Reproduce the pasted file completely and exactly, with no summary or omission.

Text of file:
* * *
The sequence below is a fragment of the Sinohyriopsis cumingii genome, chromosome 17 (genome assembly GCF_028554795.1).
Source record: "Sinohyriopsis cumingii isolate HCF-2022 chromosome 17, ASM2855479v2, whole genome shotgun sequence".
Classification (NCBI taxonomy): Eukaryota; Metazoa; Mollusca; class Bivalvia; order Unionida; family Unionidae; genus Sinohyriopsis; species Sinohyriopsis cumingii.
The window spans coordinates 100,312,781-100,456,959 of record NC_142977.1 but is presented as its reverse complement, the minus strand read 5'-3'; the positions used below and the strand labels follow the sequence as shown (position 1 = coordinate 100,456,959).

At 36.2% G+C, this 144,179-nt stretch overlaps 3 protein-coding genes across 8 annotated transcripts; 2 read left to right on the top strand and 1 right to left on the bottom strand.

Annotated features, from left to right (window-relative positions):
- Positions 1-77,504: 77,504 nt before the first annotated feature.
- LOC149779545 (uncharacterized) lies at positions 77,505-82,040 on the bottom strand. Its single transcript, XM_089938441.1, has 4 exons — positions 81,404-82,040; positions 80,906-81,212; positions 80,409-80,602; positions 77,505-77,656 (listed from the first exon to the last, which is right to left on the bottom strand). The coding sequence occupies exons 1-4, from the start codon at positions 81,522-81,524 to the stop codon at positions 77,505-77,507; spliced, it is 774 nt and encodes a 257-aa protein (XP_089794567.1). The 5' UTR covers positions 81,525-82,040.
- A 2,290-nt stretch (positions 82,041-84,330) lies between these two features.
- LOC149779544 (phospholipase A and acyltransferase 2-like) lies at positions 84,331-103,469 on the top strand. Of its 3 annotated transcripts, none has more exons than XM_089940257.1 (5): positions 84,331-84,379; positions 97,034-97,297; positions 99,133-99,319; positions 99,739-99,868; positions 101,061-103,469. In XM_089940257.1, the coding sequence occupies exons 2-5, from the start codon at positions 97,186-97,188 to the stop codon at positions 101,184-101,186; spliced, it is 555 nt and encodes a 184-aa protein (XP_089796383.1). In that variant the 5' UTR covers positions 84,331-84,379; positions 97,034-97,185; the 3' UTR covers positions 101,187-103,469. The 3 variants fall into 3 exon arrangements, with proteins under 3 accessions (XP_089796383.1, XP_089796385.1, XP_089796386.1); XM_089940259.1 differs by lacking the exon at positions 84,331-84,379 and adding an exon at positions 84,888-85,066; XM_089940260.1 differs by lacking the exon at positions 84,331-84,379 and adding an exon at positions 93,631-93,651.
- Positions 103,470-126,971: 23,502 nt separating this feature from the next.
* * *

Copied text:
The sequence below is a fragment of the Sinohyriopsis cumingii genome, chromosome 17 (genome assembly GCF_028554795.1).
Source record: "Sinohyriopsis cumingii isolate HCF-2022 chromosome 17, ASM2855479v2, whole genome shotgun sequence".
Classification (NCBI taxonomy): Eukaryota; Metazoa; Mollusca; class Bivalvia; order Unionida; family Unionidae; genus Sinohyriopsis; species Sinohyriopsis cumingii.
The window spans coordinates 100,312,781-100,456,959 of record NC_142977.1 but is presented as its reverse complement, the minus strand read 5'-3'; the positions used below and the strand labels follow the sequence as shown (position 1 = coordinate 100,456,959).

At 36.2% G+C, this 144,179-nt stretch overlaps 3 protein-coding genes across 8 annotated transcripts; 2 read left to right on the top strand and 1 right to left on the bottom strand.

Annotated features, from left to right (window-relative positions):
- Positions 1-77,504: 77,504 nt before the first annotated feature.
- LOC149779545 (uncharacterized) lies at positions 77,505-82,040 on the bottom strand. Its single transcript, XM_089938441.1, has 4 exons — positions 81,404-82,040; positions 80,906-81,212; positions 80,409-80,602; positions 77,505-77,656 (listed from the first exon to the last, which is right to left on the bottom strand). The coding sequence occupies exons 1-4, from the start codon at positions 81,522-81,524 to the stop codon at positions 77,505-77,507; spliced, it is 774 nt and encodes a 257-aa protein (XP_089794567.1). The 5' UTR covers positions 81,525-82,040.
- A 2,290-nt stretch (positions 82,041-84,330) lies between these two features.
- LOC149779544 (phospholipase A and acyltransferase 2-like) lies at positions 84,331-103,469 on the top strand. Of its 3 annotated transcripts, none has more exons than XM_089940257.1 (5): positions 84,331-84,379; positions 97,034-97,297; positions 99,133-99,319; positions 99,739-99,868; positions 101,061-103,469. In XM_089940257.1, the coding sequence occupies exons 2-5, from the start codon at positions 97,186-97,188 to the stop codon at positions 101,184-101,186; spliced, it is 555 nt and encodes a 184-aa protein (XP_089796383.1). In that variant the 5' UTR covers positions 84,331-84,379; positions 97,034-97,185; the 3' UTR covers positions 101,187-103,469. The 3 variants fall into 3 exon arrangements, with proteins under 3 accessions (XP_089796383.1, XP_089796385.1, XP_089796386.1); XM_089940259.1 differs by lacking the exon at positions 84,331-84,379 and adding an exon at positions 84,888-85,066; XM_089940260.1 differs by lacking the exon at positions 84,331-84,379 and adding an exon at positions 93,631-93,651.
- Positions 103,470-126,971: 23,502 nt separating this feature from the next.